Sunday, January 3, 2010

Sacramentum - Finis Malorum (1994)

Finis Malorum is the first proper release from Sweden's Sacramentum. This E.P. was recorded in Dan Swanö's Unisound Studios. It was released by the band in 1994, and later repressed by Adipocere in 1995. I first discovered this band through their debut album, Far Away From the Sun, so I expected a similar sound when I finally ran across this recording. While the feeling is there, it doesn't quite match up.

"Moonfog" slowly fades in, before erupting with a violent fury. The sound is a little thicker and less cold than the following album. A significant part of this may be related to the drums. It would seem that Swanö's questionable production skills came into play once again, resulting in the drums being too loud in the mix. As far as the guitar melodies go, they're not too far removed from the material on the full-length. It's not merely fast-paced all the way through; the sound is very dynamic, with a lot of old school melodies.

The next song is "Travel With the Northern Winds", which begins with a strange riff, before going into something more traditional. It doesn't last long, before a short bass break and a new riff comes in. This song is a bit disjointed, as it just doesn't flow very well. There are some good ideas to be found, but it seems the band can't quite figure out what direction they want to go in. The Black Metal riffs give a dark feeling to the song, which is interrupted by frequent Death Metal riffs (and drumming).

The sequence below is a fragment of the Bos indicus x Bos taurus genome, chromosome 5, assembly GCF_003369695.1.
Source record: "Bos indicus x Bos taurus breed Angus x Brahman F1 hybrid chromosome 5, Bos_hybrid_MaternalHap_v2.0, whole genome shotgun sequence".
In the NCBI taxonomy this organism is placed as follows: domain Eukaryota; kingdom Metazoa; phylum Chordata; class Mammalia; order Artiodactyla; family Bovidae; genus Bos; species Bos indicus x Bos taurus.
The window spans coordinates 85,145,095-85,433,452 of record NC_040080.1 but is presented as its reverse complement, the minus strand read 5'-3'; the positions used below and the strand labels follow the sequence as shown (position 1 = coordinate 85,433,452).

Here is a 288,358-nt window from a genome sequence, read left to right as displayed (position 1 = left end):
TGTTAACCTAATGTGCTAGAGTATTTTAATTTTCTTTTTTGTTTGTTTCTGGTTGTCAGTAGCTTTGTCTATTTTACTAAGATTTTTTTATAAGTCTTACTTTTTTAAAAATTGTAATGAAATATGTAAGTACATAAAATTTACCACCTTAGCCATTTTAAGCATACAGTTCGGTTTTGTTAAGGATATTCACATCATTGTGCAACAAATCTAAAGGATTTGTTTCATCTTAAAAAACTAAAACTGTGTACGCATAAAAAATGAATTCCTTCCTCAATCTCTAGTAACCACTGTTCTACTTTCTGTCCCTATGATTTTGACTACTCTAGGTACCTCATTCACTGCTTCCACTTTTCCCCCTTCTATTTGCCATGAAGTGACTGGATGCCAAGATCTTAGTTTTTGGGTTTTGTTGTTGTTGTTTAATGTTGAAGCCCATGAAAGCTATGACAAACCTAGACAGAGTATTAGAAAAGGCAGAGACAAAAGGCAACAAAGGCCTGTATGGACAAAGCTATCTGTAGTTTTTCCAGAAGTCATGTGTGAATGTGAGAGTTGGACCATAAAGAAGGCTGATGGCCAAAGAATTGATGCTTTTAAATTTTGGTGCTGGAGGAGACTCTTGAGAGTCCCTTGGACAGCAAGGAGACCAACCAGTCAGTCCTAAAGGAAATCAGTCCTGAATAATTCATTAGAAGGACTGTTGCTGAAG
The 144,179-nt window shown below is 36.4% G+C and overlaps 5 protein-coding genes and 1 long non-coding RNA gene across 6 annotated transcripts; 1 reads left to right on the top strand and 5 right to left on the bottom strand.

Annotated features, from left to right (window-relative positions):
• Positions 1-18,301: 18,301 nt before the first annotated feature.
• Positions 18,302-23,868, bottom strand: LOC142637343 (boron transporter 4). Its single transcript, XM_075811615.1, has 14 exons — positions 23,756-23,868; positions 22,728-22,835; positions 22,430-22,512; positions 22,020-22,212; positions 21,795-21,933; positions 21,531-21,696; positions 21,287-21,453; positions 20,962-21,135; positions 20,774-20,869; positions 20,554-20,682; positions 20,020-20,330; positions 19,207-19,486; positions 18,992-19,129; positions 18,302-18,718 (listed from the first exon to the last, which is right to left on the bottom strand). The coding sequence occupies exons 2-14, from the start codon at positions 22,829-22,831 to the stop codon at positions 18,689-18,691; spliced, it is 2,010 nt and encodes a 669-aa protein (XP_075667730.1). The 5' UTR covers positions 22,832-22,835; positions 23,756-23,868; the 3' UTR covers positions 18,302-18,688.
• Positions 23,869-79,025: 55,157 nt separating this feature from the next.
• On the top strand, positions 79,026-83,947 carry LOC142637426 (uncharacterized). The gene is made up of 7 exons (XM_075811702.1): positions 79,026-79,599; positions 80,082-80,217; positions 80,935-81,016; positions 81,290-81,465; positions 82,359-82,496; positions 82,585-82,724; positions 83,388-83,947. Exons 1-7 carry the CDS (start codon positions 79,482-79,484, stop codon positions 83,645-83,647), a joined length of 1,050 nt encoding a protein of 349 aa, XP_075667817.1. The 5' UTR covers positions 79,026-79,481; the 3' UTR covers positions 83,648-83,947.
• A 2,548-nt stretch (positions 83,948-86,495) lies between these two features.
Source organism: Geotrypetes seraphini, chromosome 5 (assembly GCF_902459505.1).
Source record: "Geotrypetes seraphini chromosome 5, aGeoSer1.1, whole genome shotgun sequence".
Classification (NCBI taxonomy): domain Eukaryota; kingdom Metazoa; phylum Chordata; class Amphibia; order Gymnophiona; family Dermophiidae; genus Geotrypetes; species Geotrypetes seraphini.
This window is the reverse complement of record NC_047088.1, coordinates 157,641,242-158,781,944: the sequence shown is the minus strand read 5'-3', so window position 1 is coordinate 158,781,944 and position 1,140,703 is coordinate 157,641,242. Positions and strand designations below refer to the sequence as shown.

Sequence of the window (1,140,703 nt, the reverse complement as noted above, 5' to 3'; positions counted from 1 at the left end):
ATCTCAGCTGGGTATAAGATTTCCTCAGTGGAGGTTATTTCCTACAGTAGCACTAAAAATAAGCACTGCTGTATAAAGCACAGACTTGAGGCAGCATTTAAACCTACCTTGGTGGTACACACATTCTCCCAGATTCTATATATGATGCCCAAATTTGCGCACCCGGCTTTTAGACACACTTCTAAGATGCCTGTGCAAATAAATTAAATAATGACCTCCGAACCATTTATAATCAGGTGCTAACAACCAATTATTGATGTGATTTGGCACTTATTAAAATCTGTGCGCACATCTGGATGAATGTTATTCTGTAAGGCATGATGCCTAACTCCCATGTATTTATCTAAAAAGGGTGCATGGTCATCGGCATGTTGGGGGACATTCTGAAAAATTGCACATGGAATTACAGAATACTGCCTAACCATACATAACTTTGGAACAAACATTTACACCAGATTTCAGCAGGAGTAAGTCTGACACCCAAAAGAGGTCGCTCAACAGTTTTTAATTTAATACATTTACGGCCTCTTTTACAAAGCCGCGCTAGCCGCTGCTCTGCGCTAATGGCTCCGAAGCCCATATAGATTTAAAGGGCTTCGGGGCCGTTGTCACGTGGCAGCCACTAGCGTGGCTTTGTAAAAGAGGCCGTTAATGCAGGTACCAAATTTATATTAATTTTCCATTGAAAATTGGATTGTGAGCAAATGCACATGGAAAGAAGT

"Devide et Impera" starts with another odd riff. It soon transitions to a more melodic riff, and then to an epic and atmospheric section that begins to send a bit of a chill over you. The lead solo does well to add to this feeling. There are still some Death Metal bits, later in the song, that kind of detract from the feeling, but it's nothing too bad. There's a strong traditional Metal vibe to the solos, which is a plus.

This is followed by "Pagan Fire", which rages forth from the start, and then goes into a Death Metal riff. There's this constant struggle between Black and Death Metal on this release, and it tends to have a detrimental effect on the overall product. Despite the distraction provided by the fact that the drums are too high in the mix, there are some really good melodies here. Where the band seems to shine are when they stick to either Black Metal or even the more old school riffs. The Death Metal aspect should have been dropped already, and it is a good thing that they realized that before recording their first album.

The E.P. concludes with "Finis Malorum", which is a brief outro that consists of a somber guitar melody and a distant spoken-word passage. Soon, some more melodic riffs emerge, accompanied by drums, before fading into the nothingness.

This is not an essential release, unless you are a hardcore fan. The thing that drew me to Sacramentum, in the first place, was the cold Black Metal sound found on Far Away From the Sun, owing some influences to Dissection's Storm of the Light's Bane. Finis Malorum possesses vry few of the qualities that I appreciate, as it regards this band, and a few more that just don't seem to fit. It's not a bad release, by any means, but it struggles to hold up under close scrutiny.